In another aspect, this invention provide a display comprising an optic medium having a viewing surface through which an observer can view the optic medium and on which the observer can press, the optic medium being changeable between first and second display states differing in at least one optical property on application of a stimulus thereto. The display further comprises a touch screen disposed on the opposed side of the optic medium from the viewing surface, the optic medium being deformable such that pressure applied to the viewing surface is transmitted to the touch screen.
 Finally, this invention provides a process for writing on a protected layer of electro-optic material, this protected layer comprising a layer of electro-optic material and a protective envelope substantially completely surrounding the layer of electro-optic material, the envelope having an openable and recloseable flap which can be opened to permit access to the layer of electro-optic material. This process also uses a writing apparatus comprising at least two spaced retaining members and a writing head which can be moved between these spaced retaining members. The process comprises opening the flap of the envelope; inserting the spaced retaining members within the envelope, thereby creating a gap between the layer of electro-optic material and one internal surface of the envelope; moving the writing head between the spaced retaining members and thereby writing an image on the layer of electro-optic material; withdrawing the spaced retaining members from the envelope; and reclosing the flap of the envelope.
FIG. 1 of the accompanying drawings is a schematic section through a first tube apparatus of the present invention, the section being taken in a plant perpendicular to the axis of the tube apparatus;
FIG. 2 is a schematic section, similar to that of FIG. 1, through a second tube apparatus of the present invention;
FIG. 3 is a schematic vertical section through a table apparatus of the present invention;
FIG. 4 is a schematic section through an apparatus of the present invention having a touch screen on the opposed side of an optic medium from a viewing surface; and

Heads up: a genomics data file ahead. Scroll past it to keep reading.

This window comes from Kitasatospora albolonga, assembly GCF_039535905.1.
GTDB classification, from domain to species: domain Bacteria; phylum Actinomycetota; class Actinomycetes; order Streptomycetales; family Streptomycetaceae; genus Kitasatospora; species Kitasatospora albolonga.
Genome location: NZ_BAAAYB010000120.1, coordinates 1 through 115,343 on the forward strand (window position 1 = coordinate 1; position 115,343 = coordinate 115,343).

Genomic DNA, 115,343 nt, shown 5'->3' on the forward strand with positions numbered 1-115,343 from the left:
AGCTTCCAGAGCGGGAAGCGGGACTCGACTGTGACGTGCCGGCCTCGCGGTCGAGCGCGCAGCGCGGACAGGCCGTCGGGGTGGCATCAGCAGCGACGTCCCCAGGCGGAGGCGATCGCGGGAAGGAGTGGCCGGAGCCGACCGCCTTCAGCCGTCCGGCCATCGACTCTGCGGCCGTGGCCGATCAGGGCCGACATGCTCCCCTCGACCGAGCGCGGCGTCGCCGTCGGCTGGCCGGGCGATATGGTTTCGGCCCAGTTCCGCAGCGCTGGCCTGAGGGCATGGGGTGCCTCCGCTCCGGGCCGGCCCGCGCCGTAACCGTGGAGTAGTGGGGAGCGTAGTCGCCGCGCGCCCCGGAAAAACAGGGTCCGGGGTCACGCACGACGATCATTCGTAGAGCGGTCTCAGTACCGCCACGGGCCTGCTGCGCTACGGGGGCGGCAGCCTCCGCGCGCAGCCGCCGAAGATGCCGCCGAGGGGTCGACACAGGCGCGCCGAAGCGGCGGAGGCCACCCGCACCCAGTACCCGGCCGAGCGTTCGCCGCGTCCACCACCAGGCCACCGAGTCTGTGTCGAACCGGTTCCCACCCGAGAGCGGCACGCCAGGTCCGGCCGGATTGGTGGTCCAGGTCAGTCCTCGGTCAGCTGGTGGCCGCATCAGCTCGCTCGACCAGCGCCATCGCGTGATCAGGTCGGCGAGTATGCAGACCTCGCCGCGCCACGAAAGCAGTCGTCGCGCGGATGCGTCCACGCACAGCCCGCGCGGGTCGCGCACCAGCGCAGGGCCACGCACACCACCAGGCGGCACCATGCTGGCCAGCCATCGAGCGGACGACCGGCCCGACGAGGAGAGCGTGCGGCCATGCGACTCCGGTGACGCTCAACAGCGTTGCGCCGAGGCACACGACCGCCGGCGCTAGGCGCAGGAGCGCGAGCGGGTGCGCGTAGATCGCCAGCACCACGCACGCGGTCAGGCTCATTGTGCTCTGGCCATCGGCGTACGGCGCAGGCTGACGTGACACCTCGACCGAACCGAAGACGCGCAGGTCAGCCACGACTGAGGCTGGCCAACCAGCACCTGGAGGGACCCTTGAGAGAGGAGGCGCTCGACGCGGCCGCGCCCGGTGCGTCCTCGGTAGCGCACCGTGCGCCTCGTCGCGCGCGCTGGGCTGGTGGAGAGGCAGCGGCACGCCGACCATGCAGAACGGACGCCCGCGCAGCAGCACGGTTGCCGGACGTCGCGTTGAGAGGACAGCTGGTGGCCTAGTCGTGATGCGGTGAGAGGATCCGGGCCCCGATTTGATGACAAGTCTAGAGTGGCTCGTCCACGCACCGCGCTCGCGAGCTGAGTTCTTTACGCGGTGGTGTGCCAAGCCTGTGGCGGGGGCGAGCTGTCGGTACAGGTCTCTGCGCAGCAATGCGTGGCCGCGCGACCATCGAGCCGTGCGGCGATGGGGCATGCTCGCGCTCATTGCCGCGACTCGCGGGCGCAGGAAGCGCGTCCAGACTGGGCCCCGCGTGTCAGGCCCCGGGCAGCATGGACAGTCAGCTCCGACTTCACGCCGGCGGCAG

FIG. 5 is a schematic top plan view of a writing apparatus carrying out the process of the present invention.
 The accompanying drawings are not strictly to scale, emphasis instead generally being placed upon illustrating the principles of the invention.
 As already mentioned, in a first aspect this invention provides a “tube” apparatus for displaying a drawing, this apparatus comprising a housing having an aperture therein, and a drawing sheet movable through the aperture between an open and a closed position. An electro-optic medium having first and second display states differing in at least one optical characteristic is provided on the sheet, and the apparatus comprises writing means for writing on the electro-optic medium as the sheet is being moved from its closed to its open position.
 This tube apparatus of the invention may have a rotatable spindle disposed within the housing, the drawing sheet, when in its closed position, being wound around the spindle, the drawing sheet being moved from its closed to its open position by being unwound from the spindle. In a preferred form of such a tube apparatus, the housing is substantially cylindrical, the spindle has an axis of rotation substantially parallel to the axis of the housing, and the aperture has the form of an elongate slot extending substantially parallel to the axis of the housing. The apparatus is conveniently provided with retraction means to retract the drawing sheet from its open to its closed position, and may also be provided with latching means having a latched position, in which the latching means prevent the retracting means retracting the drawing sheet from its open to its closed position, and an unlatched position, in which the latching means permits the retracting means to retract the drawing sheet from its open to its closed position. Conveniently, the writing means is mounted on the housing adjacent the aperture. The writing means may place upon the electro-optic medium an electrostatic charge which persists after the electro-optic medium has passed the writing means; this helps to retain the drawing on the electro-optic medium for the maximum time. The writing means may comprise a conductive member provided with biasing means arranged to bias the conductive member into contact with the drawing sheet as the writing means is writing on the drawing sheet, so that the conductive member forms one electrode of the writing means. Alternatively, at least the portion of the drawing sheet bearing the electro-optic medium may comprise a conductive layer to function as one electrode of the writing means.
 In such a tube apparatus, a closure member may be secured to the drawing sheet in a position such that, when the drawing sheet is in its closed position, the closure member substantially closes the aperture, thus helping to prevent dust and dirt entering the housing when the drawing sheet is in its closed position. The apparatus may comprise data storage means for storing data representing a plurality of drawings, and data selection means for selecting at least one of this plurality of drawings for writing by the writing means on to the display sheet.